How Joe Biden’s victory paves the way for a global corporate tax rate
- Countries are losing, on average, 9.2 per cent of their health budgets to tax havens every year. Biden’s plan to increase US corporate tax will put pressure on the European Union to set the bar high as well, helping establish a 25 per cent global corporate tax rate
Defying the certainty of those who insisted that this promise is the best way to lose an election, Biden committed to raising taxes on America’s richest corporations and on the 1 per cent. And he won.
This is not an American peculiarity. Over the past few decades, governments all over the world, influenced by corporate giants and the super-rich, have programmed their tax systems to prioritise the requests of the wealthiest over the needs of the rest of the population.
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And let’s get this myth over and done with: tax abuse by the wealthiest is not marginal, nor it is necessary to keep the global economy running.
In the United States alone, this tax loss amounts to 5.8 per cent of the health budget. This is a scandal, when you consider the shortage of medical personnel and their exhaustion.
But in lower-income countries, the situation is even more tragic, with losses to tax havens amounting to 52.4 per cent of their health budgets. Hong Kong is responsible for more than US$21 billion in lost taxes by other countries, which would pay the yearly salaries of nearly 1.7 million nurses, according to the report.
The coronavirus pandemic reminds all governments, even the conservative ones, how essential public services are. They need to invest more in health, schools and infrastructure, but also in supporting businesses, especially the smallest ones. They must, therefore, turn to those who benefit from the system without contributing to it.
Most importantly, governments must not give in to big companies’ claims that tax cuts are necessary for economic reconstruction.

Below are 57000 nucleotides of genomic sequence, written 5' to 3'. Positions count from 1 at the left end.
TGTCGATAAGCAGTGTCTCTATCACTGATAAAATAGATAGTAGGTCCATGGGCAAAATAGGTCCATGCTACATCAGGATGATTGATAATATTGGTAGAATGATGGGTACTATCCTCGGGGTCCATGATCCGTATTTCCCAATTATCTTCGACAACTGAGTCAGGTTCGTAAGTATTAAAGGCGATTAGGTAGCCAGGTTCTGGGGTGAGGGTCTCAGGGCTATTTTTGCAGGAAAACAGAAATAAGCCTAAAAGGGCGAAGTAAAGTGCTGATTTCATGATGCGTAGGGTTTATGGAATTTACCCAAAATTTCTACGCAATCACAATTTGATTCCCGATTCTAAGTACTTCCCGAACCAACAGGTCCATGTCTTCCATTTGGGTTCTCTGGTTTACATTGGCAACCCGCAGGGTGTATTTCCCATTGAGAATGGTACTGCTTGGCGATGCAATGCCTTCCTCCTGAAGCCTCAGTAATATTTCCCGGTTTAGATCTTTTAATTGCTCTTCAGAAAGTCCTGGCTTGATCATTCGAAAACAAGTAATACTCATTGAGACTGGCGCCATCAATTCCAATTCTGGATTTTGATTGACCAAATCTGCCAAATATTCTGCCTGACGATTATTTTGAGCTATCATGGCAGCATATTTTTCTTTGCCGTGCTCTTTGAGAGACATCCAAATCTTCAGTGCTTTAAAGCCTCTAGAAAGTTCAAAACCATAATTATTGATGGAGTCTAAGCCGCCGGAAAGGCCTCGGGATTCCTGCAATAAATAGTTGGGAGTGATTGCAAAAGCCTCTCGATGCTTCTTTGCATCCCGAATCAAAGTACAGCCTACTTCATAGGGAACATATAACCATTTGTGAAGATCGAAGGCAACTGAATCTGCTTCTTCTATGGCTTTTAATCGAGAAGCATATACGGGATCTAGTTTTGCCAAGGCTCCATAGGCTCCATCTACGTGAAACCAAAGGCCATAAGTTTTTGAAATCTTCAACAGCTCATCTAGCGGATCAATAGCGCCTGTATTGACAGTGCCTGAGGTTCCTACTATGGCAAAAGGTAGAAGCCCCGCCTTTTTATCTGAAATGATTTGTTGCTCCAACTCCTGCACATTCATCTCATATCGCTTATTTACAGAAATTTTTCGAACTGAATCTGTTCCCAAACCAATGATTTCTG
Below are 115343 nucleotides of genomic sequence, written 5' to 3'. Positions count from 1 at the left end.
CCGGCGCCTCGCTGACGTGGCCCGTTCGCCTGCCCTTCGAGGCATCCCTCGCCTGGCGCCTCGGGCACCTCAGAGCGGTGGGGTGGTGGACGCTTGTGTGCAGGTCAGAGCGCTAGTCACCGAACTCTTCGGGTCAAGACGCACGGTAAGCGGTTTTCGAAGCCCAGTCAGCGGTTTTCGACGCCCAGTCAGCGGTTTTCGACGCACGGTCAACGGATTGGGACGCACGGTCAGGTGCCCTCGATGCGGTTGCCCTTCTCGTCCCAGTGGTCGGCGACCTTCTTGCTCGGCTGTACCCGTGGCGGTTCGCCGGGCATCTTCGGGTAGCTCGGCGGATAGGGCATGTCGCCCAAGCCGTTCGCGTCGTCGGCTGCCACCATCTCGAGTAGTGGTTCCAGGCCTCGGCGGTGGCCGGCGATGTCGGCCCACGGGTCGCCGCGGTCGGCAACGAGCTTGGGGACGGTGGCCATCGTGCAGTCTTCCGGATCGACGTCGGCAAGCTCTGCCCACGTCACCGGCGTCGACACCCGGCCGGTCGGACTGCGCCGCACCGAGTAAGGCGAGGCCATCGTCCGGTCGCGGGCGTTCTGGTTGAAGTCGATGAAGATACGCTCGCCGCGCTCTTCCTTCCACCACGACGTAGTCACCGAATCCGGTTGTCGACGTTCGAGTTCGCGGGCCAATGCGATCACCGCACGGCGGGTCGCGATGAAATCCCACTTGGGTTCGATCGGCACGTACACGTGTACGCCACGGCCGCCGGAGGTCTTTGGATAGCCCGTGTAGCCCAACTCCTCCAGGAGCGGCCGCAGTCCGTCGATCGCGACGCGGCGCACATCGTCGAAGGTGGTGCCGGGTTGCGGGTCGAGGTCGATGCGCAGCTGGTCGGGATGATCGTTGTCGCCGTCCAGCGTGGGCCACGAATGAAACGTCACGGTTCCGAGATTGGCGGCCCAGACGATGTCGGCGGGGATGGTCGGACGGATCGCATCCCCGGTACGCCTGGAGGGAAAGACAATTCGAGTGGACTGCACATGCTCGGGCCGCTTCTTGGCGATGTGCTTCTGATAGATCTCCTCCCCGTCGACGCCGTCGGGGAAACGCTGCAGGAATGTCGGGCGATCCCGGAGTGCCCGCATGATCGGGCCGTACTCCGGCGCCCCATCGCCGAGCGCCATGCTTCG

In normal times, a company does not invest in a country primarily because of low taxes: other important factors include the quality of the workforce and infrastructure, market access and political stability. In an uncertain investment environment, tax cuts will not promote private investment, but deprive governments of revenue.
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The Independent Commission for the Reform of International Corporate Taxation supports the introduction of a global minimum effective corporate tax rate of 25 per cent. Any multinational that books its profits in a tax haven would therefore be taxed in its home country up to this minimum rate. This would reduce its interest in transferring its profits to tax havens.
The pressure in recent weeks to set this minimum rate at 12.5 per cent is purely irrational. This would push countries with higher rates to reduce them, further reducing their resources.
With the Biden administration intending to increase the US corporate tax rate to 28 per cent and the global effective minimum corporate tax rate to 21 per cent, the European Union will have to set the bar high as well.
Given the importance of these two markets, it would no longer be possible for any multinational company to avoid these levels of taxation. The 25 per cent rate can thus be established worldwide, giving states all over the world enough resources to rebuild societies and economies that are not only more prosperous and resilient, but also more equitable.
José Antonio Ocampo is professor at Columbia University, and chair of the Independent Commission for the Reform of International Corporate Taxation (ICRICT). He is also a former finance minister of Colombia and executive secretary of the UN Economic Commission for Latin America and the Caribbean